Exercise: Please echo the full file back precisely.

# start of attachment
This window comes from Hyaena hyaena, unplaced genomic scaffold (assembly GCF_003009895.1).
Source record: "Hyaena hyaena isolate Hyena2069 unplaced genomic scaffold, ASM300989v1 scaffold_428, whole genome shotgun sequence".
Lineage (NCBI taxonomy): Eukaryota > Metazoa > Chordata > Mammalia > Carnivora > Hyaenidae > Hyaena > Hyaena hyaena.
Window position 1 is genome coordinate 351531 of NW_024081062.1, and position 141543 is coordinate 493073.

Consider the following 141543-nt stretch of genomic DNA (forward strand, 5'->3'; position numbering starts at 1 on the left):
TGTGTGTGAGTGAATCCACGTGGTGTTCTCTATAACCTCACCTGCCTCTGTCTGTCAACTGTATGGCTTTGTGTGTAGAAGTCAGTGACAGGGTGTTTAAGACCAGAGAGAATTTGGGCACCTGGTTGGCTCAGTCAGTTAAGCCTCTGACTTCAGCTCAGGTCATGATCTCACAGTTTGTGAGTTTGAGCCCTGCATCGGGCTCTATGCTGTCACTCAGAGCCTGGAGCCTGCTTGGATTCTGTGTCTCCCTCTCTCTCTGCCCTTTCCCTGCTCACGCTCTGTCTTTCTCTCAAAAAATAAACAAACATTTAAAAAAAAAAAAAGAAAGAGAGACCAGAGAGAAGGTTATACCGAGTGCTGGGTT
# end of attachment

This window comes from Hyaena hyaena, unplaced genomic scaffold (assembly GCF_003009895.1).
Source record: "Hyaena hyaena isolate Hyena2069 unplaced genomic scaffold, ASM300989v1 scaffold_428, whole genome shotgun sequence".
Lineage (NCBI taxonomy): Eukaryota > Metazoa > Chordata > Mammalia > Carnivora > Hyaenidae > Hyaena > Hyaena hyaena.
Window position 1 is genome coordinate 351531 of NW_024081062.1, and position 141543 is coordinate 493073.

Consider the following 141543-nt stretch of genomic DNA (forward strand, 5'->3'; position numbering starts at 1 on the left):
TGTGTGTGAGTGAATCCACGTGGTGTTCTCTATAACCTCACCTGCCTCTGTCTGTCAACTGTATGGCTTTGTGTGTAGAAGTCAGTGACAGGGTGTTTAAGACCAGAGAGAATTTGGGCACCTGGTTGGCTCAGTCAGTTAAGCCTCTGACTTCAGCTCAGGTCATGATCTCACAGTTTGTGAGTTTGAGCCCTGCATCGGGCTCTATGCTGTCACTCAGAGCCTGGAGCCTGCTTGGATTCTGTGTCTCCCTCTCTCTCTGCCCTTTCCCTGCTCACGCTCTGTCTTTCTCTCAAAAAATAAACAAACATTTAAAAAAAAAAAAAGAAAGAGAGACCAGAGAGAAGGTTATACCGAGTGCTGGGTT